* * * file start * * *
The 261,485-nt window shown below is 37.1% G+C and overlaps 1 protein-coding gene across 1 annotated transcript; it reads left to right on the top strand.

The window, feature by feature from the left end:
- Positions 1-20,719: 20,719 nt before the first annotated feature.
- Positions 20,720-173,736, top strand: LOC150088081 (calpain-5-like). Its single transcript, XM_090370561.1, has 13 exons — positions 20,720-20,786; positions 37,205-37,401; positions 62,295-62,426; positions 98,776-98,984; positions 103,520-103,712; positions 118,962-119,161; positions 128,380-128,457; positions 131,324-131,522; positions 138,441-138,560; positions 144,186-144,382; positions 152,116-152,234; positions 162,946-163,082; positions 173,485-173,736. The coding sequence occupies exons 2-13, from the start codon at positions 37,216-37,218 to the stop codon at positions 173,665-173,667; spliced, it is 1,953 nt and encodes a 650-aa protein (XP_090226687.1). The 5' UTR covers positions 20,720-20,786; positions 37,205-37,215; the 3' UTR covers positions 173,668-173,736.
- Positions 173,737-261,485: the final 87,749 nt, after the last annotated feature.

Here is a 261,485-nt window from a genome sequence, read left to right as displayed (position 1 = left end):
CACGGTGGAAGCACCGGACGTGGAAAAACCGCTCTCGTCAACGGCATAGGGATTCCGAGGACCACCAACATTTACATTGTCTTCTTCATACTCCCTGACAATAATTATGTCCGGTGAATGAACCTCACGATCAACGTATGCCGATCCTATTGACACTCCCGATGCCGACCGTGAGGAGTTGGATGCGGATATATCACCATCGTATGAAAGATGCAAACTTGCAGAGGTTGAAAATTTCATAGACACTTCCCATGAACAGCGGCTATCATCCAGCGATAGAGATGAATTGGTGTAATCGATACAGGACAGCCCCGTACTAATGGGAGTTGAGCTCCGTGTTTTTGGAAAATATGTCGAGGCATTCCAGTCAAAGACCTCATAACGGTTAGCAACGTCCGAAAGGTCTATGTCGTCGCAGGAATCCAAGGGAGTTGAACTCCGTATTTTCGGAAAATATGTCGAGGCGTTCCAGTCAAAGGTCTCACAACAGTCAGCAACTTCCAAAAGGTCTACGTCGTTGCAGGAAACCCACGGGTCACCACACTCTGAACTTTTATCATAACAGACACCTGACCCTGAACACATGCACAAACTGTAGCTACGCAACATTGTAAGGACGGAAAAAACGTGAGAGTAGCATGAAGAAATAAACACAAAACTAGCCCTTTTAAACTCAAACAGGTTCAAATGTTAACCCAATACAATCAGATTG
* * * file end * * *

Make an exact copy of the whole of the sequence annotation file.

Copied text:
The 261,485-nt window shown below is 37.1% G+C and overlaps 1 protein-coding gene across 1 annotated transcript; it reads left to right on the top strand.

The window, feature by feature from the left end:
- Positions 1-20,719: 20,719 nt before the first annotated feature.
- Positions 20,720-173,736, top strand: LOC150088081 (calpain-5-like). Its single transcript, XM_090370561.1, has 13 exons — positions 20,720-20,786; positions 37,205-37,401; positions 62,295-62,426; positions 98,776-98,984; positions 103,520-103,712; positions 118,962-119,161; positions 128,380-128,457; positions 131,324-131,522; positions 138,441-138,560; positions 144,186-144,382; positions 152,116-152,234; positions 162,946-163,082; positions 173,485-173,736. The coding sequence occupies exons 2-13, from the start codon at positions 37,216-37,218 to the stop codon at positions 173,665-173,667; spliced, it is 1,953 nt and encodes a 650-aa protein (XP_090226687.1). The 5' UTR covers positions 20,720-20,786; positions 37,205-37,215; the 3' UTR covers positions 173,668-173,736.
- Positions 173,737-261,485: the final 87,749 nt, after the last annotated feature.

Here is a 261,485-nt window from a genome sequence, read left to right as displayed (position 1 = left end):
CACGGTGGAAGCACCGGACGTGGAAAAACCGCTCTCGTCAACGGCATAGGGATTCCGAGGACCACCAACATTTACATTGTCTTCTTCATACTCCCTGACAATAATTATGTCCGGTGAATGAACCTCACGATCAACGTATGCCGATCCTATTGACACTCCCGATGCCGACCGTGAGGAGTTGGATGCGGATATATCACCATCGTATGAAAGATGCAAACTTGCAGAGGTTGAAAATTTCATAGACACTTCCCATGAACAGCGGCTATCATCCAGCGATAGAGATGAATTGGTGTAATCGATACAGGACAGCCCCGTACTAATGGGAGTTGAGCTCCGTGTTTTTGGAAAATATGTCGAGGCATTCCAGTCAAAGACCTCATAACGGTTAGCAACGTCCGAAAGGTCTATGTCGTCGCAGGAATCCAAGGGAGTTGAACTCCGTATTTTCGGAAAATATGTCGAGGCGTTCCAGTCAAAGGTCTCACAACAGTCAGCAACTTCCAAAAGGTCTACGTCGTTGCAGGAAACCCACGGGTCACCACACTCTGAACTTTTATCATAACAGACACCTGACCCTGAACACATGCACAAACTGTAGCTACGCAACATTGTAAGGACGGAAAAAACGTGAGAGTAGCATGAAGAAATAAACACAAAACTAGCCCTTTTAAACTCAAACAGGTTCAAATGTTAACCCAATACAATCAGATTG